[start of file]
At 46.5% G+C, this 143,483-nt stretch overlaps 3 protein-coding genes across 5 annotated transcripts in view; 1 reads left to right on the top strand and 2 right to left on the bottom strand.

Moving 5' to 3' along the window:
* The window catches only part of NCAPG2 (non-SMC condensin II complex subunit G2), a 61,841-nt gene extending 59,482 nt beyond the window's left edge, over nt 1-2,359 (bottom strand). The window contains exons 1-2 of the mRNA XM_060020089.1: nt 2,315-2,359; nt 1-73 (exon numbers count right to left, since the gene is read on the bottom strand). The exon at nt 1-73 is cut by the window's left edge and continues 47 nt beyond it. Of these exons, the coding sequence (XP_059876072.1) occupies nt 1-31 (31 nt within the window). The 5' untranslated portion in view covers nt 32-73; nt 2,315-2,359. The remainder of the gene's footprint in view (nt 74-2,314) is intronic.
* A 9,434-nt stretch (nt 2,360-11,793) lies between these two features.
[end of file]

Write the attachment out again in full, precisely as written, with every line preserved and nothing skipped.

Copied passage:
At 46.5% G+C, this 143,483-nt stretch overlaps 3 protein-coding genes across 5 annotated transcripts in view; 1 reads left to right on the top strand and 2 right to left on the bottom strand.

Moving 5' to 3' along the window:
* The window catches only part of NCAPG2 (non-SMC condensin II complex subunit G2), a 61,841-nt gene extending 59,482 nt beyond the window's left edge, over nt 1-2,359 (bottom strand). The window contains exons 1-2 of the mRNA XM_060020089.1: nt 2,315-2,359; nt 1-73 (exon numbers count right to left, since the gene is read on the bottom strand). The exon at nt 1-73 is cut by the window's left edge and continues 47 nt beyond it. Of these exons, the coding sequence (XP_059876072.1) occupies nt 1-31 (31 nt within the window). The 5' untranslated portion in view covers nt 32-73; nt 2,315-2,359. The remainder of the gene's footprint in view (nt 74-2,314) is intronic.
* A 9,434-nt stretch (nt 2,360-11,793) lies between these two features.